Lent Prep with C.S. Lewis’s “Till We Have Faces”


I have made some interesting reading goals this year to challenge myself, and one of them is to read more of C.S. Lewis’s work. I’m an avid Narnia fan, but Lewis’s talent goes beyond great children’s literature, and what kind of reader would I be if I didn’t explore his stories for adults? So I eagerly dove into my inter-library loan only to hit a roadblock. The style of writing in this book is unlike any I’ve ever encountered, but in the best way possible. It took me several chapters to get into the rhythm, but I’m glad I was patient in allowing the story to unfold. This book is so worth your time!!

A Quick Synopsis

Till We Have Faces is Lewis’s reimagining of the Greek myth of Cupid and Psyche. In the original story, Psyche is a beautiful princess who is worshipped as a goddess by all who meet her, and this attracts the jealousy of Aphrodite. Since no one dares to ask for Psyche’s hand in marriage, the king consults the oracle of Apollo, and discovers that he must sacrifice his daughter to a hideous monster, for no man shall wed her. This he agrees to do, but Aphrodite has other plans. She plots to curse Psyche with a love for only the lowest and ugliest of men.

Cupid is sent to carry out this errand, and upon seeing the beauty of his poor victim, he falls hopelessly in love. He erects a palace for Psyche and visits her nightly, eluding his mother’s (Aphrodite) knowledge under cover of darkness. Psyche is happy and all is well until her two sisters are permitted to visit her. They are jealous of the splendor that surrounds her and convince her that her beloved must be a monster if he only comes in the dark. They give her a lamp and challenge her to look at his face in the night. Psyche agrees to do this, although she has promised Cupid otherwise.

Psyche Entering Cupid’s Garden, by John William Waterhouse

When she looks upon him that night, she sees how handsome he is and also falls instantly in love. A drop of the lamp’s oil falls onto Cupid and he wakes, angry and hurt that Psyche broke her promise. He flies away from her, leaving her to the mercy of his mother. Aphrodite forces Psyche to wander far and wide, completing impossible tasks. After having retrieved a box from the Underworld that contains the secret of beauty, Psyche becomes too curious and breaks another promise, opening the box against Aphrodite’s orders. This time, Cupid appears to her again and forgives her, pleading with Zeus to make her immortal. This request is granted, and much to Aphrodite’s chagrin, Psyche becomes a goddess and lives with Cupid ever after.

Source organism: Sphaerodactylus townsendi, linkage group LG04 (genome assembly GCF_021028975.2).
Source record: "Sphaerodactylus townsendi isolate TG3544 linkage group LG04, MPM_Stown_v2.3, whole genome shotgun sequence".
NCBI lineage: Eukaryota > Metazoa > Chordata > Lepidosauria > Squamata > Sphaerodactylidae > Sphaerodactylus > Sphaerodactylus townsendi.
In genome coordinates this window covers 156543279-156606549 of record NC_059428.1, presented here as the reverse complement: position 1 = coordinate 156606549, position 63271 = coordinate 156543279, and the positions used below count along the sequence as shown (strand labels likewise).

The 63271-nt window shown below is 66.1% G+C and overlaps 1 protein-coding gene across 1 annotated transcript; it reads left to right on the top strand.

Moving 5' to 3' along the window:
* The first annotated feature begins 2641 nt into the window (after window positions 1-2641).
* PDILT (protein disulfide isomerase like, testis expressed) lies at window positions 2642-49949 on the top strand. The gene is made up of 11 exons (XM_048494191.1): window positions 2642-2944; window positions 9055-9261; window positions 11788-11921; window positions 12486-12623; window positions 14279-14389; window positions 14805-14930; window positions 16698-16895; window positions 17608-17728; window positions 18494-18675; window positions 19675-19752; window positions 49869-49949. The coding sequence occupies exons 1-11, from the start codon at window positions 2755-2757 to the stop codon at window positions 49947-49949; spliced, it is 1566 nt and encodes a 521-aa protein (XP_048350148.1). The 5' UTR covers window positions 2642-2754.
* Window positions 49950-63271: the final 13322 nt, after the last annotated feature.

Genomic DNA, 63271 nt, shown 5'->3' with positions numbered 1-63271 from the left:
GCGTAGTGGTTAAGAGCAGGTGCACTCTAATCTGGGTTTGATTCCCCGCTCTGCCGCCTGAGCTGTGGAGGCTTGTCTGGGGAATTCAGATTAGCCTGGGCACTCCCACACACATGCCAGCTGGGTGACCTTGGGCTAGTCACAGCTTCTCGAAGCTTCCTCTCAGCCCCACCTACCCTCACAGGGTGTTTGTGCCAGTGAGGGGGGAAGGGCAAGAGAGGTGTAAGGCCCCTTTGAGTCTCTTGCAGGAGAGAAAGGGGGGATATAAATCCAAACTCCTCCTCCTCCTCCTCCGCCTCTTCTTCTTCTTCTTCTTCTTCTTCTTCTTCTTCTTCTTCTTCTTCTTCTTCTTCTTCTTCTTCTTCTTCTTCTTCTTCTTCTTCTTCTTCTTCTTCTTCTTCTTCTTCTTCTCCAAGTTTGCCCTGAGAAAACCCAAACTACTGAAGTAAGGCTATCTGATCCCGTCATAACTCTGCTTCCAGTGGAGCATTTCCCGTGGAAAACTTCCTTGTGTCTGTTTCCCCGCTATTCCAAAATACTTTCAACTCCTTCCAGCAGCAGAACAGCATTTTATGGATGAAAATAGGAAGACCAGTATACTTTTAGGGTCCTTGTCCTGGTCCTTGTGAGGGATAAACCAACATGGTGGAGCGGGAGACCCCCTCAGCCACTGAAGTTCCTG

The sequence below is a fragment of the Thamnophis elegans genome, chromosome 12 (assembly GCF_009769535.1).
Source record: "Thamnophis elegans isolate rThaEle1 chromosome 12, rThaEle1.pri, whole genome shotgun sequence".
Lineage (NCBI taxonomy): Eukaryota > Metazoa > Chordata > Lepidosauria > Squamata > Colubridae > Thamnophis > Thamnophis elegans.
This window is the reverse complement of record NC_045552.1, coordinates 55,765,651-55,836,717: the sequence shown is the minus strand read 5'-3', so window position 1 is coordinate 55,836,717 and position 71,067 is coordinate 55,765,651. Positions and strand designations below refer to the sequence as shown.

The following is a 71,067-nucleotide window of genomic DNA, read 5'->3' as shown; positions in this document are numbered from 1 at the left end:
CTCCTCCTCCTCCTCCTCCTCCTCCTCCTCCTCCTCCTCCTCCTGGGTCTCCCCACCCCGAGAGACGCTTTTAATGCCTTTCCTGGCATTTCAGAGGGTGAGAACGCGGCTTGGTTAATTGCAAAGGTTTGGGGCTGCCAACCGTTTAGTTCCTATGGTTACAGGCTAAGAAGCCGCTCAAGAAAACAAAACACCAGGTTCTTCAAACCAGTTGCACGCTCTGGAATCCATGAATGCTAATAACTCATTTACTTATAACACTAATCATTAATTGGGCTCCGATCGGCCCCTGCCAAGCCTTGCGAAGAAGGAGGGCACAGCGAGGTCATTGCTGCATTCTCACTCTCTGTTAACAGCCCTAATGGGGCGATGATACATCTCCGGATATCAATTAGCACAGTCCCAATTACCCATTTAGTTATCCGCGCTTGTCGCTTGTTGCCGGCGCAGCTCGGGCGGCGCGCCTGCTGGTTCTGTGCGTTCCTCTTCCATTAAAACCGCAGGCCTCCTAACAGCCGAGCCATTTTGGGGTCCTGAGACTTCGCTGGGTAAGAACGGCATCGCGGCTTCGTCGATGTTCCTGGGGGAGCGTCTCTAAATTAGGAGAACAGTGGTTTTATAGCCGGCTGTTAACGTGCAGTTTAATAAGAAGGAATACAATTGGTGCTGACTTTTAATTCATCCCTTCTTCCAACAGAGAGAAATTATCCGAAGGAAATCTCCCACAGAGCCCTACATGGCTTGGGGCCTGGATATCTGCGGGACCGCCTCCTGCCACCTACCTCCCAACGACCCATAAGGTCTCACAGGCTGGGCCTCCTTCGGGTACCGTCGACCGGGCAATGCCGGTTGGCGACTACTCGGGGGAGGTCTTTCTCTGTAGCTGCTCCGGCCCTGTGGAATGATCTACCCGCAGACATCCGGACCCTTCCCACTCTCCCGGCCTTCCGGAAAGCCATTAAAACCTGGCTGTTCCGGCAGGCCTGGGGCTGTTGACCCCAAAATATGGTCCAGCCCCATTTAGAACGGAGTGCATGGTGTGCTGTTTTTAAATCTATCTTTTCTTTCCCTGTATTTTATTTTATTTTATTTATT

C.S. Lewis’s Twist and How It Has Affected My Plans for Lent

Lewis decided that he would re-write this myth from the perspective of Psyche’s older sister, Orual, who is her opposite in almost every way. While Psyche has the beauty of a goddess, Orual is incredibly ugly, hiding her face with a veil. While Psyche has a purity of soul and a strong trust in her Beloved, Orual is cynical and disbelieving. The two sisters love each other deeply, but when Psyche’s affection becomes divided after her marriage, Orual is green with envy and mentally scrambles, trying to devise all sorts of arguments to convince Psyche that her new life on the Mountain isn’t worth it. After a heavy disagreement, and upon forcing Psyche to reveal her husband’s identity, the sisters part ways and Orual is wracked with guilt at having destroyed Psyche’s happiness in a feeble attempt to protect her own.